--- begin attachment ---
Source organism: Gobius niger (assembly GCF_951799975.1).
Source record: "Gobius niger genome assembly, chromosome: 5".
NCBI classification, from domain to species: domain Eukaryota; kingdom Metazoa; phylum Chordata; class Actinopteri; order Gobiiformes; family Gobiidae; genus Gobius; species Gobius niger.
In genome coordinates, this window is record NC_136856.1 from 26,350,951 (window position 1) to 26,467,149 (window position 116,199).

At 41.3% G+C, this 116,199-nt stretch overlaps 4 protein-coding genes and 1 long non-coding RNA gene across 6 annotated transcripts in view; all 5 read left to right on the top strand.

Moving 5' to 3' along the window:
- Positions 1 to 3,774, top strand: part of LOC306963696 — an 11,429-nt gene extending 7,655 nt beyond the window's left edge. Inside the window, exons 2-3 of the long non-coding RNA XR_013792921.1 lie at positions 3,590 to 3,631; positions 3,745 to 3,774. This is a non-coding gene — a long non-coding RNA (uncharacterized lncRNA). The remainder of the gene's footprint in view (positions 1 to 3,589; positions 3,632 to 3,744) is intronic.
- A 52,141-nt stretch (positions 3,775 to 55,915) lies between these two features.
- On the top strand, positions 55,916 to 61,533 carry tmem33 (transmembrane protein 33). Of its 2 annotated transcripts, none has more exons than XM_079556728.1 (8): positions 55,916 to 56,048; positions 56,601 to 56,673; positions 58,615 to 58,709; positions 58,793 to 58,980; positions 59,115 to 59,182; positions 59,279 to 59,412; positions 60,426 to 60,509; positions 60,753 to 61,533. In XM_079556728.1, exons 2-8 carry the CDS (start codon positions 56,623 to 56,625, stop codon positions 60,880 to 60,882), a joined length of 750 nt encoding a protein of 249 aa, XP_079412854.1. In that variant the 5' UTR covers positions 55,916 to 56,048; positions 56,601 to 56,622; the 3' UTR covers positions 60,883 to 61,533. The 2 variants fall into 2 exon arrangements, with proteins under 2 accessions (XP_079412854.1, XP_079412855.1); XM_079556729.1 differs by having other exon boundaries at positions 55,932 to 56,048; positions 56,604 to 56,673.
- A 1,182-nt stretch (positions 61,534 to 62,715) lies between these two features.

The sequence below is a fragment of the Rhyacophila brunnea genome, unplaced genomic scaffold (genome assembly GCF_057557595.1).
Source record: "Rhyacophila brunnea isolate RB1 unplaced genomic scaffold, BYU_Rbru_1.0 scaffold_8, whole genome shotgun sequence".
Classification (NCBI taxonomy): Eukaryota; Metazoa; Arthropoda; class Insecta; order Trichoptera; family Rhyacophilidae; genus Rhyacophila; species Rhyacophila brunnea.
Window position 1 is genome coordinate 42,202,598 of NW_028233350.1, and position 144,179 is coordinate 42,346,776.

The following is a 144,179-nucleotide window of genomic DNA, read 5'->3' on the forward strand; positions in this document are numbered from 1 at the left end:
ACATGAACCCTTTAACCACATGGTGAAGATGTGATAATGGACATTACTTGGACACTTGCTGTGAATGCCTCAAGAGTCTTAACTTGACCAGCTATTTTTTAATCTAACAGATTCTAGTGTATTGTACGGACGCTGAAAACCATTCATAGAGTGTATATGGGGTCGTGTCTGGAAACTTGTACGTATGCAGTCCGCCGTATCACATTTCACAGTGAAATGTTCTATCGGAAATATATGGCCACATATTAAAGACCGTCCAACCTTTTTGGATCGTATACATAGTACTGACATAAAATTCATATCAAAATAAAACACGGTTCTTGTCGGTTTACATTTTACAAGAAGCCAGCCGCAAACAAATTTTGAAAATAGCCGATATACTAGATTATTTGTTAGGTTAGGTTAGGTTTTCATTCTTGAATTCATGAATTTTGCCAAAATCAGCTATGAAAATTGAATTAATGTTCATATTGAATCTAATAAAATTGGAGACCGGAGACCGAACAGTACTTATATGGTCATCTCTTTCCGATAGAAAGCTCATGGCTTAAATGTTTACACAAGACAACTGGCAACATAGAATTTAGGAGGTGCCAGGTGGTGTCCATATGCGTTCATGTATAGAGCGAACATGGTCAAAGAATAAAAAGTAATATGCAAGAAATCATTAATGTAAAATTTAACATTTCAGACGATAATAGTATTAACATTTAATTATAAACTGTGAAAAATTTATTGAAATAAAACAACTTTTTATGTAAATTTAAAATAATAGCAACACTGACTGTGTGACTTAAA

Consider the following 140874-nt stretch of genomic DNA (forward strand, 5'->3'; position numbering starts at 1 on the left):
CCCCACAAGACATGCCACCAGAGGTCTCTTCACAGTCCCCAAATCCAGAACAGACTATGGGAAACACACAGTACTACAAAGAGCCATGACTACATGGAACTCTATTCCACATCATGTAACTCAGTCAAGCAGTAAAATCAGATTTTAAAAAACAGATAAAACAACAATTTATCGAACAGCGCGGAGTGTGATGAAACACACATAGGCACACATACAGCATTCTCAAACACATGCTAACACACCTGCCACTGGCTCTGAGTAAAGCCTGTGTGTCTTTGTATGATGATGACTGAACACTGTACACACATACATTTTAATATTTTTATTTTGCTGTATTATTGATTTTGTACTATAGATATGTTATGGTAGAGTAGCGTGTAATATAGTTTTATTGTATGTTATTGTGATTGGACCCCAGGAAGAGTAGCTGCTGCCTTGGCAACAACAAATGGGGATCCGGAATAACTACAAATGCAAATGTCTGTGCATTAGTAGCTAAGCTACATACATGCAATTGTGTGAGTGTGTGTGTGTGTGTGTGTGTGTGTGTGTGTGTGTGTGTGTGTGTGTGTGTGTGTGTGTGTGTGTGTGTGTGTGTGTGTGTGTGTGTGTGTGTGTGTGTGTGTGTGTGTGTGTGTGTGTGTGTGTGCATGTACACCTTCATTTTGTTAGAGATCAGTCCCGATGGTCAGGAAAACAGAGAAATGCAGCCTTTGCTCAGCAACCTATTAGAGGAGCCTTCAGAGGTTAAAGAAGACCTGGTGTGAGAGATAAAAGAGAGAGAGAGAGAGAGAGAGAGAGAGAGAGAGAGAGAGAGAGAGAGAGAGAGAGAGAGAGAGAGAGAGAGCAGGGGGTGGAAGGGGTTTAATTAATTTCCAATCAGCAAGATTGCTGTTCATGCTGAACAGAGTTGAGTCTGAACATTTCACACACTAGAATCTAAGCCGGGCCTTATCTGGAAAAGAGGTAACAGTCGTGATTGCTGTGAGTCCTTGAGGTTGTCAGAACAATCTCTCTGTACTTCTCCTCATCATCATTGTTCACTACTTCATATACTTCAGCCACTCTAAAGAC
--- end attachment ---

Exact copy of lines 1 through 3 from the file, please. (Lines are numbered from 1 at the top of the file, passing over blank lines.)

Source organism: Gobius niger (assembly GCF_951799975.1).
Source record: "Gobius niger genome assembly, chromosome: 5".
NCBI classification, from domain to species: domain Eukaryota; kingdom Metazoa; phylum Chordata; class Actinopteri; order Gobiiformes; family Gobiidae; genus Gobius; species Gobius niger.